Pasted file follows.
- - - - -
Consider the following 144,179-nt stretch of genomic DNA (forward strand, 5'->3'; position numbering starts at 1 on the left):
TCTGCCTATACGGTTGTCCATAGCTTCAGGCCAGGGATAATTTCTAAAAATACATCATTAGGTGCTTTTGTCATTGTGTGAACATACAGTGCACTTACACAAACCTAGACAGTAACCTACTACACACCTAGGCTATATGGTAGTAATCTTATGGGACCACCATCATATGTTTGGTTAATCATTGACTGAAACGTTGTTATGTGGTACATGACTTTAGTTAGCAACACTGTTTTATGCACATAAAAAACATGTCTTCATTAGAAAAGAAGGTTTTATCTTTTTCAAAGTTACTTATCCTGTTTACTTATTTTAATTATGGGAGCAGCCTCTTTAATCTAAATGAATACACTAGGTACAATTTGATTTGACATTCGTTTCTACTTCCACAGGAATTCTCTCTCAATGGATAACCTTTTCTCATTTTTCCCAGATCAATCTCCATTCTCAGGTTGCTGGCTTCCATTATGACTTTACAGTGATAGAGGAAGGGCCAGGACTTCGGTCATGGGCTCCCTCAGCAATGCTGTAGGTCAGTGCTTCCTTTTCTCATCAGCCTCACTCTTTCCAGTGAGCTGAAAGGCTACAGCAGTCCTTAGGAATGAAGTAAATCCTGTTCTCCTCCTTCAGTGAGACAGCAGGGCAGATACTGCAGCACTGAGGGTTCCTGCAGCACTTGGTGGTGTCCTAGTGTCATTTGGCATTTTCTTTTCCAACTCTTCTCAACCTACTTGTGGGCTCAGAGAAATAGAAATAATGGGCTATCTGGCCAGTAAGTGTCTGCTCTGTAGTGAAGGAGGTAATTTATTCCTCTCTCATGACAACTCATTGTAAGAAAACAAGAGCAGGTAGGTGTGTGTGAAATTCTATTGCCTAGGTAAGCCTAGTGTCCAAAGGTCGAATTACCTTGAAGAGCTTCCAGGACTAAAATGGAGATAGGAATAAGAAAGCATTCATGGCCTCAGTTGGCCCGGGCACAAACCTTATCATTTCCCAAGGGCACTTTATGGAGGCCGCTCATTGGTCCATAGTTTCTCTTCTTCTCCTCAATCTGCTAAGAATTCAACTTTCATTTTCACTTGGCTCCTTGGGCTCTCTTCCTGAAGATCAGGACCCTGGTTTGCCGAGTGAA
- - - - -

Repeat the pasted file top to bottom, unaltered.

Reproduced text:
Consider the following 144,179-nt stretch of genomic DNA (forward strand, 5'->3'; position numbering starts at 1 on the left):
TCTGCCTATACGGTTGTCCATAGCTTCAGGCCAGGGATAATTTCTAAAAATACATCATTAGGTGCTTTTGTCATTGTGTGAACATACAGTGCACTTACACAAACCTAGACAGTAACCTACTACACACCTAGGCTATATGGTAGTAATCTTATGGGACCACCATCATATGTTTGGTTAATCATTGACTGAAACGTTGTTATGTGGTACATGACTTTAGTTAGCAACACTGTTTTATGCACATAAAAAACATGTCTTCATTAGAAAAGAAGGTTTTATCTTTTTCAAAGTTACTTATCCTGTTTACTTATTTTAATTATGGGAGCAGCCTCTTTAATCTAAATGAATACACTAGGTACAATTTGATTTGACATTCGTTTCTACTTCCACAGGAATTCTCTCTCAATGGATAACCTTTTCTCATTTTTCCCAGATCAATCTCCATTCTCAGGTTGCTGGCTTCCATTATGACTTTACAGTGATAGAGGAAGGGCCAGGACTTCGGTCATGGGCTCCCTCAGCAATGCTGTAGGTCAGTGCTTCCTTTTCTCATCAGCCTCACTCTTTCCAGTGAGCTGAAAGGCTACAGCAGTCCTTAGGAATGAAGTAAATCCTGTTCTCCTCCTTCAGTGAGACAGCAGGGCAGATACTGCAGCACTGAGGGTTCCTGCAGCACTTGGTGGTGTCCTAGTGTCATTTGGCATTTTCTTTTCCAACTCTTCTCAACCTACTTGTGGGCTCAGAGAAATAGAAATAATGGGCTATCTGGCCAGTAAGTGTCTGCTCTGTAGTGAAGGAGGTAATTTATTCCTCTCTCATGACAACTCATTGTAAGAAAACAAGAGCAGGTAGGTGTGTGTGAAATTCTATTGCCTAGGTAAGCCTAGTGTCCAAAGGTCGAATTACCTTGAAGAGCTTCCAGGACTAAAATGGAGATAGGAATAAGAAAGCATTCATGGCCTCAGTTGGCCCGGGCACAAACCTTATCATTTCCCAAGGGCACTTTATGGAGGCCGCTCATTGGTCCATAGTTTCTCTTCTTCTCCTCAATCTGCTAAGAATTCAACTTTCATTTTCACTTGGCTCCTTGGGCTCTCTTCCTGAAGATCAGGACCCTGGTTTGCCGAGTGAA